Local artists show work, share wisdom

Published 12:00 am Tuesday, October 10, 2006

&8220;Every child is an artist,&8221; Picasso said. &8220;The problem is how to remain an artist once he grows up.&8221;

With every brushstroke and needle stitch, Bonnie Atchison shows she&8217;s resolved Picasso&8217;s famous predicament. A retired drama teacher for 13 years now, the Columbiana resident enjoys her days painting canvases of landscapes, flowers and still life. She said, &8220;I&8217;ve drawn all my life, then I was in drama so I designed and painted backdrops for musicals and plays. I paint on small canvases now, instead of 18 by 30 foot cloths.&8221;

Atchison also stays busy attending various art association meetings around Jefferson and Shelby Counties. At the meetings, area artists gather to learn new techniques or products on the market, &8220;So you&8217;re not stuck in a rut of the same old paints,&8221; she said. &8220;You learn new ways in which to do things.&8221;

As a member of Mountain Brook, Vestavia and Hoover/Shelby County associations, Atchison&8217;s skills stay sharp and she also takes art courses at Samford University, her alma mater, or with local professionals. &8220;Just being with these people that I&8217;ve been painting with for fifteen years is a wonderful outlet,&8221; she explained.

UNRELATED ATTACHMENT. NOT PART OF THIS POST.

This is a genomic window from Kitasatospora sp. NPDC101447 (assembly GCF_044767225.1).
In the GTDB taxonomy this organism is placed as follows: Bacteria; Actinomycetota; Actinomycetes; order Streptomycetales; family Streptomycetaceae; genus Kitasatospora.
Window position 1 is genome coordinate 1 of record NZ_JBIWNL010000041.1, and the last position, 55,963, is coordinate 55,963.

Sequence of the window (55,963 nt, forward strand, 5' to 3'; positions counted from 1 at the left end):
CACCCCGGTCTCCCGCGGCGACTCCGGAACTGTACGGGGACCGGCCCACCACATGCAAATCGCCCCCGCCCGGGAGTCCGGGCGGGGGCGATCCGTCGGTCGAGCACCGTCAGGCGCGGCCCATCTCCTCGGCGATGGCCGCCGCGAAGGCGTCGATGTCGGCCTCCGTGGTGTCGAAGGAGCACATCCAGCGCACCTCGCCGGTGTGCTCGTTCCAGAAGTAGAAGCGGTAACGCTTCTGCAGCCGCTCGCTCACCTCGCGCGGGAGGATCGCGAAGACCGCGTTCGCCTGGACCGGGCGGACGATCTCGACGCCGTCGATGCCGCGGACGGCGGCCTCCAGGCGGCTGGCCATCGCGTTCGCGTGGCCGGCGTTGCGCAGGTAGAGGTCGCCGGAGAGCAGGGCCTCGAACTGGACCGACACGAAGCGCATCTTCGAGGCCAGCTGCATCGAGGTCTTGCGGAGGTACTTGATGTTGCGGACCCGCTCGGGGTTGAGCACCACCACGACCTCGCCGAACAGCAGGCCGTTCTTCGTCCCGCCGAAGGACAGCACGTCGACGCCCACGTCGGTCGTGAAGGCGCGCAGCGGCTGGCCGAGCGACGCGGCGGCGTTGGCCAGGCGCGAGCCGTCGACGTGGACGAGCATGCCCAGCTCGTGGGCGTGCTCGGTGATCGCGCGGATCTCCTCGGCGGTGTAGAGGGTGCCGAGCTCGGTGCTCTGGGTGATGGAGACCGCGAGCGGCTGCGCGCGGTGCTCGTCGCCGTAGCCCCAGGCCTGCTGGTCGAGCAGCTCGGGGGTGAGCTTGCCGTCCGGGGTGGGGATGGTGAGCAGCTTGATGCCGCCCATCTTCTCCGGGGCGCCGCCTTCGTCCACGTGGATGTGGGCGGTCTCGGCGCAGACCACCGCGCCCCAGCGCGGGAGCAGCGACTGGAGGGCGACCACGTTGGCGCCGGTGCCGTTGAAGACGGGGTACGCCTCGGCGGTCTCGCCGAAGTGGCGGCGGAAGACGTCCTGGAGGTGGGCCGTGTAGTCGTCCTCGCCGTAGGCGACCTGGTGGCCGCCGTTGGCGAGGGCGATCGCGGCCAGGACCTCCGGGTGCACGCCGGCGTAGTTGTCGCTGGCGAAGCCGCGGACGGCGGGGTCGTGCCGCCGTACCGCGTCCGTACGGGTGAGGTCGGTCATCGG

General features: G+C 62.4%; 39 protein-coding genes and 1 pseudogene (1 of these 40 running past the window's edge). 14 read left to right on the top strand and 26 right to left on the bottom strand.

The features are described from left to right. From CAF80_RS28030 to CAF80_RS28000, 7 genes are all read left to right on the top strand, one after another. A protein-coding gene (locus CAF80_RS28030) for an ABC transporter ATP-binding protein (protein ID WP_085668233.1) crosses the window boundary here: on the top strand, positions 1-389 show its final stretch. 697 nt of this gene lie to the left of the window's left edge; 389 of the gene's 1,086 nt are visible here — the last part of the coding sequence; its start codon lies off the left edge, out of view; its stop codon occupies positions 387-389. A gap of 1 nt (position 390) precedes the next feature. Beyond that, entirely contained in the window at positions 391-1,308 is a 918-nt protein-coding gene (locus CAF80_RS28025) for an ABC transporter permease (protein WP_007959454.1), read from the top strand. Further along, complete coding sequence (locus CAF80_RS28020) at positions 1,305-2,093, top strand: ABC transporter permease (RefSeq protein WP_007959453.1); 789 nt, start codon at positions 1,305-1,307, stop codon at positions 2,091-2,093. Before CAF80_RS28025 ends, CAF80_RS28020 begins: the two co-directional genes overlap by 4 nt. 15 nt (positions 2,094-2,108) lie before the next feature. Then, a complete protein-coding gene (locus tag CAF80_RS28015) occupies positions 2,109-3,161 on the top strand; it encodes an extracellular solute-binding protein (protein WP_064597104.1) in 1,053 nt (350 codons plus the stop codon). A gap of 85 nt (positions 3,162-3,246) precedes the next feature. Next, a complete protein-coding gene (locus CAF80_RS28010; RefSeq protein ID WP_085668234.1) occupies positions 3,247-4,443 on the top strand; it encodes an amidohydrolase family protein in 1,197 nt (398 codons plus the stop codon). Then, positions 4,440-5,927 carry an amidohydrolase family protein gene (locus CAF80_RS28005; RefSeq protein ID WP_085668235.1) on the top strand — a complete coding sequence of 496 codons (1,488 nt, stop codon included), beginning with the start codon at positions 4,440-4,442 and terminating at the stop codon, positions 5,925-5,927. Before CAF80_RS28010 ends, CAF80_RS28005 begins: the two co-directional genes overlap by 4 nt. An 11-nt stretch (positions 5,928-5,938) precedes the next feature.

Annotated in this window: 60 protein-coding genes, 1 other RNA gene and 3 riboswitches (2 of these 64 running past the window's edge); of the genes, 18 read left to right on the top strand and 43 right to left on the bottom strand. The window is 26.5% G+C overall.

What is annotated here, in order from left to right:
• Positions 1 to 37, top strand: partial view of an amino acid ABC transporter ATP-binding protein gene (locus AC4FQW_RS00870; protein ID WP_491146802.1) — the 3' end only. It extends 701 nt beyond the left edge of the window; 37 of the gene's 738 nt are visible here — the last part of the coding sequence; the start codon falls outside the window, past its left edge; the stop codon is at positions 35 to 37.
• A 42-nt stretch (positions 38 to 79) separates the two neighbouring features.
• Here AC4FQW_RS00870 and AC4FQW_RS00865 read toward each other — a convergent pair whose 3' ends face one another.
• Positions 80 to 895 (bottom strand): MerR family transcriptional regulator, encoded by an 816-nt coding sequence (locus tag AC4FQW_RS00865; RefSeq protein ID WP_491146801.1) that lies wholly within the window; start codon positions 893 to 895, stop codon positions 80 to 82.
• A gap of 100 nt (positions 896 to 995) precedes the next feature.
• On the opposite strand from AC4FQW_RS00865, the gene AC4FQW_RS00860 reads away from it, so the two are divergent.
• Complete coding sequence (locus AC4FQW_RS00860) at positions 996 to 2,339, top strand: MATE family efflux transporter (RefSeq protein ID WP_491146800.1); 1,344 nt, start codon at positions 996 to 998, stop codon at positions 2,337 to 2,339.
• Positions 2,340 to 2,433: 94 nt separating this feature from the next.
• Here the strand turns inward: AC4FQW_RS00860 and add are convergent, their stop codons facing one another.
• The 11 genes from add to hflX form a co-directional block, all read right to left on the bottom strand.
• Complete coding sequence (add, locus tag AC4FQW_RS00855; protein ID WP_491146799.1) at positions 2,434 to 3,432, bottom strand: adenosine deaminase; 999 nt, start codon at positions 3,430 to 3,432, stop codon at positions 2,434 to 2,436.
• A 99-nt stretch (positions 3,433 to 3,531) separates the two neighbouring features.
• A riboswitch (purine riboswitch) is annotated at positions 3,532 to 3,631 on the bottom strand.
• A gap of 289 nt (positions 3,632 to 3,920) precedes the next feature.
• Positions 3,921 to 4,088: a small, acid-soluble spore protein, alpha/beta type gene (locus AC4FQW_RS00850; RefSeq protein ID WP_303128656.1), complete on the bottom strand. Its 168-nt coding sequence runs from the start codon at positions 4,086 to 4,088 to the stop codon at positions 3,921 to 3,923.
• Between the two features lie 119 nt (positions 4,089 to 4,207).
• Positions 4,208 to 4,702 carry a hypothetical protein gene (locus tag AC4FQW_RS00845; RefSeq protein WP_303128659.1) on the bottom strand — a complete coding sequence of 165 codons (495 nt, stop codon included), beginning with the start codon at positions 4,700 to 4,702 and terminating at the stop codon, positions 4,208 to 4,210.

Staying active in the art community also offers Atchison plenty of opportunities to display her talent in art shows.

Coming up on Saturday, Oct. 14 she and other members of the Hoover/Shelby Art Association will exhibit their works at Heardmont Park from 9 a.m. to 5 p.m.

The juried show will feature all original works of association members in mediums from oils and watercolors, to mixed media and pastels, to wood-working and fiber arts.

Many of the works will be for sale, though for artists like Atchison, parting with a piece may be difficult. &8220;When I&8217;m through with something it&8217;s hard to get rid of it. It&8217;s kinda like your children,&8221; she said.

Atchison loves to share, however, and her paintings don the walls of many Columbiana buildings including city hall, a coffee shop, the Jeanette Niven House, a church and both schools. &8220;I like to share what I do with others so they can see what can be done, and to encourage the young and older people,&8221; she explained. &8220;After retirement, people are always looking for something to do and they might look at painting as another avenue in their life.&8221;